GASTONIA, N .C. – When I heard about it, I jumped in the car and drove out to Gastonia.
I was not alone.
By noon Thursday, an admittedly early time to be drinking beer, the Brixx on Cox Road in Gastonia had already sold about a dozen glasses of Belmont Abbey Dubbel. They could only get a small torpedo keg of it, which holds roughly 50 glasses of beer.
They ran out by 5 p.m.
“We’ve never run out of beer that fast,” said Mark Labuskes, the general manager.
Highland Brewery in Asheville makes it. It’s amber-colored. It’s potent. It has a hint of caramel flavor. At 6 percent alcohol by volume, it’s a little stronger than regular beer (Coors Light has about 4 percent ABV). Most everybody who was drinking it at Brixx on Thursday afternoon liked it.
“It’s not your normal Bud Light or anything,” said one customer.
So, what’s the big deal?
For one thing, it’s rare. The Belmont Abbey Dubbel surfaced last fall during homecoming at Belmont Abbey College. Since then, it’s sporadically turned up at bars. When it arrives, it’s an event. And it doesn’t last long.
And then there’s the namesake.
“There's a long tradition of monks brewing, particularly in Germany and in our monastery, which traces its roots back to Bavaria,” said Abbot Placid, the abbot at Belmont Abbey. “A friend of the college had the idea to have Highlands Brewery do a beer with the Belmont Abbey label. And I believe the brew master there was interested in trying some Belgian-style beers, and that's how it all started.”
Other monasteries have partnered up with breweries lately. St. Joseph’s Abbey in Louisiana teamed up with Abita to create Abbey Ale. The monastery gets a quarter every time somebody buys a 22-ounce bottle. Trappist Westvleteren 12, constantly rated as the world’s best beer, is made inside the walls of the St. Sixtus monastery in Belgium, and only sold occasionally. In December, the monks needed money to repair their roof, and sold it in the United States for the first time, at $85 for a six pack. Some places sold out in minutes.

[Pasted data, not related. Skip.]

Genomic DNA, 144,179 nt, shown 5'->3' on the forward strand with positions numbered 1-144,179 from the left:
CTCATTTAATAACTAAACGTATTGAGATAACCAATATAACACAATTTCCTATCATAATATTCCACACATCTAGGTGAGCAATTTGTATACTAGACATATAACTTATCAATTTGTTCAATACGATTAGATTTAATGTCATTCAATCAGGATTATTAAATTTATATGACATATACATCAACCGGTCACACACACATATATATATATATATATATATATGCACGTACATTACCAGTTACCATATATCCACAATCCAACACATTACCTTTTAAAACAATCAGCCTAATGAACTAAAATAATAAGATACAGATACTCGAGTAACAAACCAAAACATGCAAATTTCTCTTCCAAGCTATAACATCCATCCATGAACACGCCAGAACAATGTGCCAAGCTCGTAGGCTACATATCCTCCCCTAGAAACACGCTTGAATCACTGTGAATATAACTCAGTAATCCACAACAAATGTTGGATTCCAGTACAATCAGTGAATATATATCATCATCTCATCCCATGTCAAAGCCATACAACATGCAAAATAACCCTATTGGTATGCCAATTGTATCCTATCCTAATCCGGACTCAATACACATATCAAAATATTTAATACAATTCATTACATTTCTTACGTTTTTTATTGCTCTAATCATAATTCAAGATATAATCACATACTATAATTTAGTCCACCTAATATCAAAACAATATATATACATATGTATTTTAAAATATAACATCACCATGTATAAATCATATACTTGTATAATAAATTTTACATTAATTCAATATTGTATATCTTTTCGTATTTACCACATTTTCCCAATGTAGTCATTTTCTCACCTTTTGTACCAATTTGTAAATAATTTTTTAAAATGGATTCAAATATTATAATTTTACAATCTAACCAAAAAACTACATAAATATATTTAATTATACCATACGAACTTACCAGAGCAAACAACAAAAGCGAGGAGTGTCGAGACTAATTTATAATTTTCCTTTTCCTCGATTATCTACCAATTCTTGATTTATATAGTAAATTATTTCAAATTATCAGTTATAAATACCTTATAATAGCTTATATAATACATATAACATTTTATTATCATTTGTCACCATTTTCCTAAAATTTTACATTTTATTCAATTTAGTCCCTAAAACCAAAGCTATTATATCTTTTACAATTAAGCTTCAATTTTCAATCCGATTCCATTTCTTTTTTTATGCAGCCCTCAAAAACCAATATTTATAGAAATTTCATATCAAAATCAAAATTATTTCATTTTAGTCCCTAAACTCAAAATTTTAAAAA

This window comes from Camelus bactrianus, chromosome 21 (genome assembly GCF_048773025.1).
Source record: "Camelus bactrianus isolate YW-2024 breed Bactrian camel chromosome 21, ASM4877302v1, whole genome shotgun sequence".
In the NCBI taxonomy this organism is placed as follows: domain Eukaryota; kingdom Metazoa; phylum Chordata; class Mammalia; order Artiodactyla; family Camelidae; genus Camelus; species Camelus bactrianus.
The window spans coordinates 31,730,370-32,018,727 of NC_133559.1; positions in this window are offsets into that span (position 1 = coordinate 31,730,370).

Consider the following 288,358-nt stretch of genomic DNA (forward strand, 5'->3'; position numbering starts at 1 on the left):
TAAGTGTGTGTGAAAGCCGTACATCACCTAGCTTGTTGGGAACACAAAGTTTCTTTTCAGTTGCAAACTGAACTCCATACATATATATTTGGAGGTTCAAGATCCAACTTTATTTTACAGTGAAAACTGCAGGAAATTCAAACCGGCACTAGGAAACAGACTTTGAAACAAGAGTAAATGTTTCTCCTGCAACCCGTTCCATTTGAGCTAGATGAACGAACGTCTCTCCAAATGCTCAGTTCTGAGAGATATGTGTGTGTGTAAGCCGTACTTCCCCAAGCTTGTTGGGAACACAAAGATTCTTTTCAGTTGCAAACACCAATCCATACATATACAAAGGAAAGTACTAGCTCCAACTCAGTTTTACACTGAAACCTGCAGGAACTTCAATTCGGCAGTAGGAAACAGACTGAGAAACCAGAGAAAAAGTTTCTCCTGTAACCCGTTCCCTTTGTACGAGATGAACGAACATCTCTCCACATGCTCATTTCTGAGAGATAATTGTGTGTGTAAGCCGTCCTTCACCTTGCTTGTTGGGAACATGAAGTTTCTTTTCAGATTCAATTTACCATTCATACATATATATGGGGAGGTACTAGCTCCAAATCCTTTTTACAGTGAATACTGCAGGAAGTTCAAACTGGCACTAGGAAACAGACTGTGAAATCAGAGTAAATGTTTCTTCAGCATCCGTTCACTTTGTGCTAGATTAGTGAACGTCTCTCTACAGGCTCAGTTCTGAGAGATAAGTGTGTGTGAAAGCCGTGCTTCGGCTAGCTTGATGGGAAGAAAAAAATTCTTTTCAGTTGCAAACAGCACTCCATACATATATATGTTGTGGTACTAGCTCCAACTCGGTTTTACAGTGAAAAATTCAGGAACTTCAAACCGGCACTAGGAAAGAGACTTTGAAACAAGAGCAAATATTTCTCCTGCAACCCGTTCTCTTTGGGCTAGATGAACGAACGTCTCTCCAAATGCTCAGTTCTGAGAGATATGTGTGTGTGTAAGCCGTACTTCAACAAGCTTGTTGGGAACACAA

Several monks from Belmont Abbey went to the brewery in Asheville to help out with the beer’s creation but didn’t actually give them the recipe. The brewery is giving money to the monastery in return for the name.
At least two monks at Belmont Abbey are home brewers: Abbot Placid and Brother Tobiah, who took me down into the monastery Thursday afternoon to show me what he was working on. There, in the basement, were several brown bottles full of beer. They were slowly being conditioned on the bottom shelf of a refrigerator. It’s a hobby, he says, not a homage. And good luck getting your hands on actual Belmont Abbey brew.
“That's not beer for sale,” said the abbot.